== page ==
See also: invité

EnglishEdit

Etymology 1Edit

From Middle French inviter, from Latin invītō. Displaced native Old English laþian.

PronunciationEdit

  • enPR: ĭnvīt', IPA(key): /ɪnˈvaɪt/
  • (file)
  • Rhymes: -aɪt

VerbEdit

invite (third-person singular simple present invites, present participle inviting, simple past and past participle invited)

  1. (transitive) To ask for the presence or participation of someone or something.
    We invited our friends round for dinner.
    Synonym: ask out
  2. (transitive) To request formally.
    I invite you all to be seated.
    Synonyms: ask, beseech, entreat, request
  3. (transitive) To encourage.
    I always invite criticism of my definitions.
    Wearing that skimpy dress, you are bound to invite attention.
    Synonyms: ask for, encourage, provoke
  4. (transitive) To allure; to draw to; to tempt to come; to induce by pleasure or hope; to attract.
Related termsEdit
TranslationsEdit
The translations below need to be checked and inserted above into the appropriate translation tables. See instructions at Wiktionary:Entry layout § Translations.

Etymology 2Edit

From the verb invite.

PronunciationEdit

NounEdit

invite (plural invites)

  1. (informal) An invitation.
    • 2022 June 29, Paul Stephen, “Network News: Strikes set to escalate as RMT issues rallying call”, in RAIL, number 960, page 6:
      An open invite has been given to all UK workers to join in common cause with the union, as more than 40,000 RMT members at Network Rail and 13 train operating companies walked out on June 21 in the first of three 24-hour strikes over pay, conditions and job security.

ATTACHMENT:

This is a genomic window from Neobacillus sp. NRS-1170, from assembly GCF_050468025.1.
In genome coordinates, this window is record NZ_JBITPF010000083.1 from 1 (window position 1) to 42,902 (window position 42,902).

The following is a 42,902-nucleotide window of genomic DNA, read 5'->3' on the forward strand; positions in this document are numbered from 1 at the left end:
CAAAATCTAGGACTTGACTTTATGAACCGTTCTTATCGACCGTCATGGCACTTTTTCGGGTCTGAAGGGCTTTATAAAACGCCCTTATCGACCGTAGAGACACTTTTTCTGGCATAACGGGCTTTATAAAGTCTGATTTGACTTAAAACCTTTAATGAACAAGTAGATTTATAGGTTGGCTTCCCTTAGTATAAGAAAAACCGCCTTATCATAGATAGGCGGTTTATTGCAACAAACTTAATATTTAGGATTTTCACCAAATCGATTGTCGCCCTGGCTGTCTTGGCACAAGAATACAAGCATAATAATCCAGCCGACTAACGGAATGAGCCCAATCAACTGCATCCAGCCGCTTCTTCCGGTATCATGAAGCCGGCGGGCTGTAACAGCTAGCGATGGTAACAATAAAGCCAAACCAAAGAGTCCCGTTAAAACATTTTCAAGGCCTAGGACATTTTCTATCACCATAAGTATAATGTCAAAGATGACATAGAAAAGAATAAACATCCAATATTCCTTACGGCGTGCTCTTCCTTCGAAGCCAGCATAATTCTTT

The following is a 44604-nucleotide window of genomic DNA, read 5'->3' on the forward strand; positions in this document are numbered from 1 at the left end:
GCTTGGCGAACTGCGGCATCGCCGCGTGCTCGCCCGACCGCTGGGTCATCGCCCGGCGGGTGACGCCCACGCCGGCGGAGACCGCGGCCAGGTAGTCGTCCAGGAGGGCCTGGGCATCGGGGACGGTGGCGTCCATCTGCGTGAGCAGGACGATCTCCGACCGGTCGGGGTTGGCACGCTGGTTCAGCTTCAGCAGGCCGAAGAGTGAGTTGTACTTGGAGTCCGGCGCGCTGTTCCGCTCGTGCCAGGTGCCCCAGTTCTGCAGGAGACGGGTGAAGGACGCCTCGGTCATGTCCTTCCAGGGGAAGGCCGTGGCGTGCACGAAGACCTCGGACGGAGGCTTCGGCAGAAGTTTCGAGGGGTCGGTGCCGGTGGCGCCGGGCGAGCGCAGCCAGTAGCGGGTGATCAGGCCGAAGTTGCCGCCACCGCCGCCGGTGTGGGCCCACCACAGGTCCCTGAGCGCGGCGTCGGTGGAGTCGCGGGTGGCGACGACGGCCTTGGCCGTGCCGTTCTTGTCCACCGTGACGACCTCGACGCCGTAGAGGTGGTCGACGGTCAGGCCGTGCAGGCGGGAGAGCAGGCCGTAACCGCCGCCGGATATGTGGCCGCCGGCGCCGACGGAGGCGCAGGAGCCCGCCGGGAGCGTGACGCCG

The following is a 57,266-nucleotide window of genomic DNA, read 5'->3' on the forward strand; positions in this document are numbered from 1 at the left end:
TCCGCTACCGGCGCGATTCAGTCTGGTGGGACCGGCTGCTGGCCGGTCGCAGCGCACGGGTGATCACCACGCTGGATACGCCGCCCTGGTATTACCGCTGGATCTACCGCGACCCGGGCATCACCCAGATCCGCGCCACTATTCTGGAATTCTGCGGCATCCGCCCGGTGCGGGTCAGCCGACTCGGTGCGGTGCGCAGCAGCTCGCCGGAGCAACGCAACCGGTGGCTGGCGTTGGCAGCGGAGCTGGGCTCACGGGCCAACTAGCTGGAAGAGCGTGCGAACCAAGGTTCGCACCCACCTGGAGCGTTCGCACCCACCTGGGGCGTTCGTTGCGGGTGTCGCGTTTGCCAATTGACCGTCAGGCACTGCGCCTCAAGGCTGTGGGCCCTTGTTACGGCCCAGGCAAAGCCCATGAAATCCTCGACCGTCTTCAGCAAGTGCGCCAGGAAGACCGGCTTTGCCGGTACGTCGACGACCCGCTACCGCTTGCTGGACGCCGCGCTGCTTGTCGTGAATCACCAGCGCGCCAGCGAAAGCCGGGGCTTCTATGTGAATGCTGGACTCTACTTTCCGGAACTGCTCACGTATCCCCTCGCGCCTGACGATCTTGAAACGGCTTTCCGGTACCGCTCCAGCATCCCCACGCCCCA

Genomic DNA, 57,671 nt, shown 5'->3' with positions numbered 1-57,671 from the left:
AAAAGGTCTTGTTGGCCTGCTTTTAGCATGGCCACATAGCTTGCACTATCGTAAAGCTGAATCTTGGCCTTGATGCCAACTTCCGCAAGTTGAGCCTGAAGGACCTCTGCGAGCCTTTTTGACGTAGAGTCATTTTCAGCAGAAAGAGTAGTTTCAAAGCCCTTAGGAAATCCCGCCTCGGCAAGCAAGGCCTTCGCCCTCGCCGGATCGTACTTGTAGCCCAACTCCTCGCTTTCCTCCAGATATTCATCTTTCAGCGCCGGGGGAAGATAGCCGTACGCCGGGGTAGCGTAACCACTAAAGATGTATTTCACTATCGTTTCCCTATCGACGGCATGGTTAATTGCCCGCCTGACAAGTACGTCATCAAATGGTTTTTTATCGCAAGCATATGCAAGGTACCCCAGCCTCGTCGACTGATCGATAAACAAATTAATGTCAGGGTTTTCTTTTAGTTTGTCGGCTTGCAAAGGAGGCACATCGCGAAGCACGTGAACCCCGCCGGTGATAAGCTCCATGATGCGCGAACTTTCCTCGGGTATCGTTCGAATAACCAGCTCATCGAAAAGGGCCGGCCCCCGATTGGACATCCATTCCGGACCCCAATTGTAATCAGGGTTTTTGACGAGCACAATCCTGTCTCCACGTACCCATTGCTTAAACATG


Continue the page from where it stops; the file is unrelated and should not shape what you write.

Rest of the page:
TranslationsEdit

AsturianEdit

VerbEdit

invite

  1. first/third-person singular present subjunctive of invitar

FrenchEdit

PronunciationEdit

VerbEdit

invite

  1. inflection of inviter:
    1. first/third-person singular present indicative/subjunctive
    2. second-person singular imperative

LatinEdit

AdjectiveEdit

invīte

  1. vocative masculine singular of invītus

ReferencesEdit

  • invite”, in Charlton T. Lewis and Charles Short (1879) A Latin Dictionary, Oxford: Clarendon Press
  • invite”, in Charlton T. Lewis (1891) An Elementary Latin Dictionary, New York: Harper & Brothers
  • invite in Gaffiot, Félix (1934) Dictionnaire illustré latin-français, Hachette

RomanianEdit

PronunciationEdit

VerbEdit

invite

  1. third-person singular/plural present subjunctive of invita

SpanishEdit

NounEdit

invite m (plural invites)

  1. (Mexico) invite, invitation

VerbEdit

invite

  1. inflection of invitar:
    1. first/third-person singular present subjunctive
    2. third-person singular imperative

Further readingEdit